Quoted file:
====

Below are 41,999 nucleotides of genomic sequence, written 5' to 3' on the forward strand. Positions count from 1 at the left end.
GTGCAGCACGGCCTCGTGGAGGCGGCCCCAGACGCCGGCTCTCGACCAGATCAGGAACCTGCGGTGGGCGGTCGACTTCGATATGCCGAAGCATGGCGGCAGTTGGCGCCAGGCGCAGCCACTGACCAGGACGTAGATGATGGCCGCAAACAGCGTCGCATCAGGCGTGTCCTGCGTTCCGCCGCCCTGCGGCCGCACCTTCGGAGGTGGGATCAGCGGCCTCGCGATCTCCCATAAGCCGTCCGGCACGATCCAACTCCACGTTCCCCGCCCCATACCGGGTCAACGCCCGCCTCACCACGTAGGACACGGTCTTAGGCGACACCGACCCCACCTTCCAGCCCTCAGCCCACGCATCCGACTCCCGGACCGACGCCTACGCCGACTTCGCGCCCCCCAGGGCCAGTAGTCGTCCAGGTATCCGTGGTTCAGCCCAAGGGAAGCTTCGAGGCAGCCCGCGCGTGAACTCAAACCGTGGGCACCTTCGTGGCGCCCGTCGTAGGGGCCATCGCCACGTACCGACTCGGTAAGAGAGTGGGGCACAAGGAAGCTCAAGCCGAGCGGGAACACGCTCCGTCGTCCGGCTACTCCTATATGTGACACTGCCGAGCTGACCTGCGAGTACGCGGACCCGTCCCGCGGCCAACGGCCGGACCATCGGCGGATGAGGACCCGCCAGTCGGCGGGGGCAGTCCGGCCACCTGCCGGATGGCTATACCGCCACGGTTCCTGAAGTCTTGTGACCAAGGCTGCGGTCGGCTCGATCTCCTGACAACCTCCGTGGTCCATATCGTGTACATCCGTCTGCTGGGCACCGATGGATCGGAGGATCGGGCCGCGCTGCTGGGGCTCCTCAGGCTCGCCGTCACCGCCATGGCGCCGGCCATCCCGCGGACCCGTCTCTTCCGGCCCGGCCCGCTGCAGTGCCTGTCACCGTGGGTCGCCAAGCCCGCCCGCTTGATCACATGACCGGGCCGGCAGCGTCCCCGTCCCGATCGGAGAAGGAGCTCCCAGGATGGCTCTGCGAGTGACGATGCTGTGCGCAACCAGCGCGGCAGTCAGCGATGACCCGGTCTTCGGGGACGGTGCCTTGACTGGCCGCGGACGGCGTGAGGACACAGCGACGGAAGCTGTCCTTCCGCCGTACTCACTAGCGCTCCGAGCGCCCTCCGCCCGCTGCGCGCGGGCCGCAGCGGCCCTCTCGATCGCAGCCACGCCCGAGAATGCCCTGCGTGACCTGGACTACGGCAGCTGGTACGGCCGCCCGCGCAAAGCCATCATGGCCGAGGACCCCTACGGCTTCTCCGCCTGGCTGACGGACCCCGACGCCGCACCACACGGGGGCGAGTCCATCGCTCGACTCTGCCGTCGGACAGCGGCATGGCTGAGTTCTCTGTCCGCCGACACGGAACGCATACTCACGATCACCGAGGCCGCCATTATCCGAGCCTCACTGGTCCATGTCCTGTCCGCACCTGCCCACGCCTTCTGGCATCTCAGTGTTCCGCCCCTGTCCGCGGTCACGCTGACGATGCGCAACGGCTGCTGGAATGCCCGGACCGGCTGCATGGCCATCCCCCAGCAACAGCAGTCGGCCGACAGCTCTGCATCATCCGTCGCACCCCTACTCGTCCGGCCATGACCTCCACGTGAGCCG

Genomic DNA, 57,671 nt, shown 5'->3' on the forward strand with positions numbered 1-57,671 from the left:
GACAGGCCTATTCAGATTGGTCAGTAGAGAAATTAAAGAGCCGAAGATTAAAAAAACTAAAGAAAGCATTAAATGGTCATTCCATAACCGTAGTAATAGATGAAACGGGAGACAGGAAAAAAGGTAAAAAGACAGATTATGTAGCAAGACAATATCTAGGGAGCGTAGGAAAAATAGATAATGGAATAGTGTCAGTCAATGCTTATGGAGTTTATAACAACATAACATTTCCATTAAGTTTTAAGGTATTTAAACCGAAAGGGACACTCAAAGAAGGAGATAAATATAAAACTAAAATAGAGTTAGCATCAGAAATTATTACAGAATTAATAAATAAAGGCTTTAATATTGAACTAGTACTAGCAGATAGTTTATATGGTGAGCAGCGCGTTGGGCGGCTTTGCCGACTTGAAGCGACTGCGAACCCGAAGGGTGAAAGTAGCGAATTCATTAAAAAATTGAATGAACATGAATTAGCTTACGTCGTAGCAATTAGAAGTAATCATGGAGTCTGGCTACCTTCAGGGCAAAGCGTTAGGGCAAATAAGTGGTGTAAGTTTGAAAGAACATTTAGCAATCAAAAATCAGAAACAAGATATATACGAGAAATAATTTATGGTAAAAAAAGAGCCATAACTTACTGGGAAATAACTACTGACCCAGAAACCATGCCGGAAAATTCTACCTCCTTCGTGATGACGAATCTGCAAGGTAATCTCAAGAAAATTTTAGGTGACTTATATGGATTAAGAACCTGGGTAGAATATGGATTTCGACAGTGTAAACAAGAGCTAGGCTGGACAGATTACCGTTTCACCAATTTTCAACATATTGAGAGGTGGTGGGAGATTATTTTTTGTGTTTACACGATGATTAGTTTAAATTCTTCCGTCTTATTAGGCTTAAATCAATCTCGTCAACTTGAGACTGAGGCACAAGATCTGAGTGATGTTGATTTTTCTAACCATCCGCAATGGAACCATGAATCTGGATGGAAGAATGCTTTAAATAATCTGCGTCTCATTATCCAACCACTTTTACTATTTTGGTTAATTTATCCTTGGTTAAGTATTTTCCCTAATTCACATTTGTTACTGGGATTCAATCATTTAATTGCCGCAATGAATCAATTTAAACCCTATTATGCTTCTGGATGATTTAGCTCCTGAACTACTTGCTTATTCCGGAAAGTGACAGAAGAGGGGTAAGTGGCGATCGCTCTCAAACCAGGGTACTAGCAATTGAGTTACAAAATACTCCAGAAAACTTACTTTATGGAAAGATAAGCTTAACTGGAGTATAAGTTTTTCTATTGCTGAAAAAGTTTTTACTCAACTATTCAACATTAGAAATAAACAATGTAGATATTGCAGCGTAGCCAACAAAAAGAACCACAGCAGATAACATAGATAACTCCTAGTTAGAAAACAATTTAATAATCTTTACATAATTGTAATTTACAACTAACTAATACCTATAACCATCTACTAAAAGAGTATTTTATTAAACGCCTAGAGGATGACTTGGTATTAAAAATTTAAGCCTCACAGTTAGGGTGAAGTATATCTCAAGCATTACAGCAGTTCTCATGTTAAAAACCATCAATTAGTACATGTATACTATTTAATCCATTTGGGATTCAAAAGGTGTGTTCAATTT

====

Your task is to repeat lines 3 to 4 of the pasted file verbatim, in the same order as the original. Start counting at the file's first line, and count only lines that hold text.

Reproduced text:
Genomic DNA, 57,671 nt, shown 5'->3' on the forward strand with positions numbered 1-57,671 from the left:
GACAGGCCTATTCAGATTGGTCAGTAGAGAAATTAAAGAGCCGAAGATTAAAAAAACTAAAGAAAGCATTAAATGGTCATTCCATAACCGTAGTAATAGATGAAACGGGAGACAGGAAAAAAGGTAAAAAGACAGATTATGTAGCAAGACAATATCTAGGGAGCGTAGGAAAAATAGATAATGGAATAGTGTCAGTCAATGCTTATGGAGTTTATAACAACATAACATTTCCATTAAGTTTTAAGGTATTTAAACCGAAAGGGACACTCAAAGAAGGAGATAAATATAAAACTAAAATAGAGTTAGCATCAGAAATTATTACAGAATTAATAAATAAAGGCTTTAATATTGAACTAGTACTAGCAGATAGTTTATATGGTGAGCAGCGCGTTGGGCGGCTTTGCCGACTTGAAGCGACTGCGAACCCGAAGGGTGAAAGTAGCGAATTCATTAAAAAATTGAATGAACATGAATTAGCTTACGTCGTAGCAATTAGAAGTAATCATGGAGTCTGGCTACCTTCAGGGCAAAGCGTTAGGGCAAATAAGTGGTGTAAGTTTGAAAGAACATTTAGCAATCAAAAATCAGAAACAAGATATATACGAGAAATAATTTATGGTAAAAAAAGAGCCATAACTTACTGGGAAATAACTACTGACCCAGAAACCATGCCGGAAAATTCTACCTCCTTCGTGATGACGAATCTGCAAGGTAATCTCAAGAAAATTTTAGGTGACTTATATGGATTAAGAACCTGGGTAGAATATGGATTTCGACAGTGTAAACAAGAGCTAGGCTGGACAGATTACCGTTTCACCAATTTTCAACATATTGAGAGGTGGTGGGAGATTATTTTTTGTGTTTACACGATGATTAGTTTAAATTCTTCCGTCTTATTAGGCTTAAATCAATCTCGTCAACTTGAGACTGAGGCACAAGATCTGAGTGATGTTGATTTTTCTAACCATCCGCAATGGAACCATGAATCTGGATGGAAGAATGCTTTAAATAATCTGCGTCTCATTATCCAACCACTTTTACTATTTTGGTTAATTTATCCTTGGTTAAGTATTTTCCCTAATTCACATTTGTTACTGGGATTCAATCATTTAATTGCCGCAATGAATCAATTTAAACCCTATTATGCTTCTGGATGATTTAGCTCCTGAACTACTTGCTTATTCCGGAAAGTGACAGAAGAGGGGTAAGTGGCGATCGCTCTCAAACCAGGGTACTAGCAATTGAGTTACAAAATACTCCAGAAAACTTACTTTATGGAAAGATAAGCTTAACTGGAGTATAAGTTTTTCTATTGCTGAAAAAGTTTTTACTCAACTATTCAACATTAGAAATAAACAATGTAGATATTGCAGCGTAGCCAACAAAAAGAACCACAGCAGATAACATAGATAACTCCTAGTTAGAAAACAATTTAATAATCTTTACATAATTGTAATTTACAACTAACTAATACCTATAACCATCTACTAAAAGAGTATTTTATTAAACGCCTAGAGGATGACTTGGTATTAAAAATTTAAGCCTCACAGTTAGGGTGAAGTATATCTCAAGCATTACAGCAGTTCTCATGTTAAAAACCATCAATTAGTACATGTATACTATTTAATCCATTTGGGATTCAAAAGGTGTGTTCAATTT